Improving The Planning Process

Improving The Planning Process


The machinery and bureaucracy of plan construction in the Soviet Union are voracious users of manpower and time. If modern data processes were applied to the handling of economic statistics, resources could be freed for more constructive activities. Computerization of data collection has not proved an easy task, however, because of the lag in the Soviet computer industry.

[The head of the computer branch of the Soviet Academy of Sciences] has estimated that more than 4,000 medium-to large-sized computers would be required [for a statistical network]. There probably are not more than 3,000 digital computers now [1966] installed in the U.S.S.R., of which very few are so deployed that they would belong to this system. This contrasts with the 28,000 general-purpose computers that had been installed in the United States by the end of 1965.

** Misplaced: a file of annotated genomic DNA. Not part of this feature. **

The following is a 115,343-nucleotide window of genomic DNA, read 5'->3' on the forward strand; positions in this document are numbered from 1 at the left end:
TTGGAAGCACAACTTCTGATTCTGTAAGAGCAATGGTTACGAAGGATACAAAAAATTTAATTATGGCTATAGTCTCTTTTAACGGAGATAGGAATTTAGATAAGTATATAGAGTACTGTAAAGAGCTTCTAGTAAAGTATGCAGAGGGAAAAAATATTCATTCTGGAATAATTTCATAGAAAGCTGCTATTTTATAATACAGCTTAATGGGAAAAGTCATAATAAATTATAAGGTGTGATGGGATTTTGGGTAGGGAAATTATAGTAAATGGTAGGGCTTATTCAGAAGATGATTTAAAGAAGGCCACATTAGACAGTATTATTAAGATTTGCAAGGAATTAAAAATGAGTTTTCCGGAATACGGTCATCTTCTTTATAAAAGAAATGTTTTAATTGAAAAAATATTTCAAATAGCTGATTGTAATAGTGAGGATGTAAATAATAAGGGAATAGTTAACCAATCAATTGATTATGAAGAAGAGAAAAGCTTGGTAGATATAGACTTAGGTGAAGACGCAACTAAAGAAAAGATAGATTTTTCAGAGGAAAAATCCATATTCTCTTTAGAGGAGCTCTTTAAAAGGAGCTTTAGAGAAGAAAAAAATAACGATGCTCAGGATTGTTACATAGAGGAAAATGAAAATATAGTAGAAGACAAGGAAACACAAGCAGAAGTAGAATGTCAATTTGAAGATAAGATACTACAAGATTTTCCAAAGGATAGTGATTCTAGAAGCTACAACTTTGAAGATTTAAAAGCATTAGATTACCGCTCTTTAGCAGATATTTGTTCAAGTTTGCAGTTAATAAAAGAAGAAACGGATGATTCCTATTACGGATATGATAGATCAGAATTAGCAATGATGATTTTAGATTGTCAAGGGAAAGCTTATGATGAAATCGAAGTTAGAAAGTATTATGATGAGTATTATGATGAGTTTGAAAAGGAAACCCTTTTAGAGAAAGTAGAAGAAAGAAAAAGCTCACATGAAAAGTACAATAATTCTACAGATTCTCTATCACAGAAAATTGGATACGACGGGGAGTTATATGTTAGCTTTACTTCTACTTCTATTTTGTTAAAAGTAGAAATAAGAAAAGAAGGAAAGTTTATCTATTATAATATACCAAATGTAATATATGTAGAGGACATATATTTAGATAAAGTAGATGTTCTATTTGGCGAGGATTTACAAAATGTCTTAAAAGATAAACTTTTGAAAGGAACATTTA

The Russians are still far from closing this gap, as shown by recent interest in obtaining computers from the West. Even if computer hardware is imported, there will be a continuing shortage of technical workers with adequate training. In addition, certain institutional barriers discourage the creation of a unified system of accounting to replace the multitude of sys­tems currently employed by various enterprises, industries, and ministries.

The task of computerization is enormous, but it will necessarily have to proceed at an accelerated pace if the economic planning system is to avoid being buried in its own paper work.